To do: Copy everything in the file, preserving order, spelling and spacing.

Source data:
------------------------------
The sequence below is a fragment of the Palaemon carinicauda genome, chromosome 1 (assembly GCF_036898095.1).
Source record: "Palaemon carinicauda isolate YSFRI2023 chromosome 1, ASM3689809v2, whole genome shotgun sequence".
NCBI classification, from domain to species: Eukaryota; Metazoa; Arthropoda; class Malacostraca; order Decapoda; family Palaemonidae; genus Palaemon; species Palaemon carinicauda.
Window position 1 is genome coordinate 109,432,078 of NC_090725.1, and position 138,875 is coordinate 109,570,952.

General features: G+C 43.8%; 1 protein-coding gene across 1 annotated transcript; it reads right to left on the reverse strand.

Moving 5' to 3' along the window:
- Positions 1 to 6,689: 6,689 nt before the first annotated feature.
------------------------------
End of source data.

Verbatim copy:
The sequence below is a fragment of the Palaemon carinicauda genome, chromosome 1 (assembly GCF_036898095.1).
Source record: "Palaemon carinicauda isolate YSFRI2023 chromosome 1, ASM3689809v2, whole genome shotgun sequence".
NCBI classification, from domain to species: Eukaryota; Metazoa; Arthropoda; class Malacostraca; order Decapoda; family Palaemonidae; genus Palaemon; species Palaemon carinicauda.
Window position 1 is genome coordinate 109,432,078 of NC_090725.1, and position 138,875 is coordinate 109,570,952.

General features: G+C 43.8%; 1 protein-coding gene across 1 annotated transcript; it reads right to left on the reverse strand.

Moving 5' to 3' along the window:
- Positions 1 to 6,689: 6,689 nt before the first annotated feature.